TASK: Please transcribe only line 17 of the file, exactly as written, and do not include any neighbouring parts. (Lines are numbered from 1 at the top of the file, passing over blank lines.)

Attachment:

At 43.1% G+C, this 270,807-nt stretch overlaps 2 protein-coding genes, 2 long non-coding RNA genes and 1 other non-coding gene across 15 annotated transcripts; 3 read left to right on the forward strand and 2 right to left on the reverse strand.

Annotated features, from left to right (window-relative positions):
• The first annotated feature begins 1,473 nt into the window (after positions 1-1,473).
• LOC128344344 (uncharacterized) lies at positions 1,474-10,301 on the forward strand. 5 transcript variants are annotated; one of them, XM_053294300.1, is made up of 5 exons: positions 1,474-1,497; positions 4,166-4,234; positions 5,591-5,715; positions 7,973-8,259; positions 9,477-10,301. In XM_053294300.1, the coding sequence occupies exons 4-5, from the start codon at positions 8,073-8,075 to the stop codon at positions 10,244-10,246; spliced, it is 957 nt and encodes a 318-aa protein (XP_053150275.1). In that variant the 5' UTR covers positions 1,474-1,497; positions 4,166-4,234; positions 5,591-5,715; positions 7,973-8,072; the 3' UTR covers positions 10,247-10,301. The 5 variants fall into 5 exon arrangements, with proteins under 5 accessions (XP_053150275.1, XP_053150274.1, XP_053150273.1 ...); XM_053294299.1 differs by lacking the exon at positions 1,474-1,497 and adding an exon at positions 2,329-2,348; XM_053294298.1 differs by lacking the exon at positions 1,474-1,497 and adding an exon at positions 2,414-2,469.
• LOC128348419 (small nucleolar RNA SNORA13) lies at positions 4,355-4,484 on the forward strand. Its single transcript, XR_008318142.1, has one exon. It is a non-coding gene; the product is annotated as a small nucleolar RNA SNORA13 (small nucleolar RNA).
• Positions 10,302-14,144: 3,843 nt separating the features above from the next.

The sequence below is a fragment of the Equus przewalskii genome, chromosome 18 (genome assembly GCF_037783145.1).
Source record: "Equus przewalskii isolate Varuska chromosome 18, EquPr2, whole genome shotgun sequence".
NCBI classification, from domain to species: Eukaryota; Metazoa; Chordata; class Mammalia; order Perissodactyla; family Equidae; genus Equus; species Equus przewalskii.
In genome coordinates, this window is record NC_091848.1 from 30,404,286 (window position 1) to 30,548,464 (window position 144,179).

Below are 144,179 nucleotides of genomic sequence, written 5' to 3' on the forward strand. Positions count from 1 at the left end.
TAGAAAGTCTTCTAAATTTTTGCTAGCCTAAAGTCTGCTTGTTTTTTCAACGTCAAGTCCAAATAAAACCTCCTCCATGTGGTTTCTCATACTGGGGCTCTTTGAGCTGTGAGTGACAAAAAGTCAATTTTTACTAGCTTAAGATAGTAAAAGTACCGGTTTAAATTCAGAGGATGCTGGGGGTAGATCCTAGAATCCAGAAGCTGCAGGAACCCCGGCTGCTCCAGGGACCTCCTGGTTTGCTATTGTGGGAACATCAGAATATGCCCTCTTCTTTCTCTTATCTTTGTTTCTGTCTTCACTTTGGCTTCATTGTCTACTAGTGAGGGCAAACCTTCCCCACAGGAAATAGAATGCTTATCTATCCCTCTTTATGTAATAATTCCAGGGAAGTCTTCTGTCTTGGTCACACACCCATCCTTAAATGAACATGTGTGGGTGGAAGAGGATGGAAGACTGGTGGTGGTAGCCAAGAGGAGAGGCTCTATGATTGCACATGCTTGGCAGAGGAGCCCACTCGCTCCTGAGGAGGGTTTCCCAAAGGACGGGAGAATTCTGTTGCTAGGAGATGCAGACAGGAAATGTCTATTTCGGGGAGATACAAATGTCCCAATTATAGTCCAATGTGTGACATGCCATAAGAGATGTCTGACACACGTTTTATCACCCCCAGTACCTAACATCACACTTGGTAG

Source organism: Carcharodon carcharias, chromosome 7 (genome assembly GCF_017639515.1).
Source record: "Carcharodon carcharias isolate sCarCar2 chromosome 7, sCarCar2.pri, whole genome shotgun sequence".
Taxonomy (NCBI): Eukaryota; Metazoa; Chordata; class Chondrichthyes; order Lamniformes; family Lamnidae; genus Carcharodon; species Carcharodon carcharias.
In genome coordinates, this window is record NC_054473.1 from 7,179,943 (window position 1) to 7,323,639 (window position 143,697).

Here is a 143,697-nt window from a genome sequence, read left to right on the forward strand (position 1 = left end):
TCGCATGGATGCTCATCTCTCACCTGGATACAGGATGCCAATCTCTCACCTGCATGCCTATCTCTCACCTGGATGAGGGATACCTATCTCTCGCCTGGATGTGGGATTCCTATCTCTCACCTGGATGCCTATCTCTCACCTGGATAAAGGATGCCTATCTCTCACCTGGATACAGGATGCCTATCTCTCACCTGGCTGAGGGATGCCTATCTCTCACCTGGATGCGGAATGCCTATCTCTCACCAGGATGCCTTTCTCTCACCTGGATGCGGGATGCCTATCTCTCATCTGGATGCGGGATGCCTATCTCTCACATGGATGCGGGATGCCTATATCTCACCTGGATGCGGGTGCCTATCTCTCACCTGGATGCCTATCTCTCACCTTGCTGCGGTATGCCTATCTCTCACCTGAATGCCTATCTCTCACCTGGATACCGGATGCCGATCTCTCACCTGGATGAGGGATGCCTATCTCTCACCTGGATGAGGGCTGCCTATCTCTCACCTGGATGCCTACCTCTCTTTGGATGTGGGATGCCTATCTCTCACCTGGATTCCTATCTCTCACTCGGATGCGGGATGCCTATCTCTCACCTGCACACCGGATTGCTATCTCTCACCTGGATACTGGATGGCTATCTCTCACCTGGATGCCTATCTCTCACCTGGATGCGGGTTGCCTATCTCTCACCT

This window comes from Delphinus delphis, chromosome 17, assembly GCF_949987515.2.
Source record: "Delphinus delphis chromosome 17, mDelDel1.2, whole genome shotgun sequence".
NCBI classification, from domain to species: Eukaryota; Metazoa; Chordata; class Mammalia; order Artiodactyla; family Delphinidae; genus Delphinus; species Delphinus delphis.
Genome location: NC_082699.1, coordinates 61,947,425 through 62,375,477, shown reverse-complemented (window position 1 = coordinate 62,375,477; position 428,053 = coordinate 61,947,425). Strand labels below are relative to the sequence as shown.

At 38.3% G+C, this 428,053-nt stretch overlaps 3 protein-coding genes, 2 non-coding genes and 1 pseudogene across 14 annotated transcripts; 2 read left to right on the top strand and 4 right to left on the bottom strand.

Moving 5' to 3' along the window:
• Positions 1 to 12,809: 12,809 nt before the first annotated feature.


Here is a 143,697-nt window from a genome sequence, read left to right on the forward strand (position 1 = left end):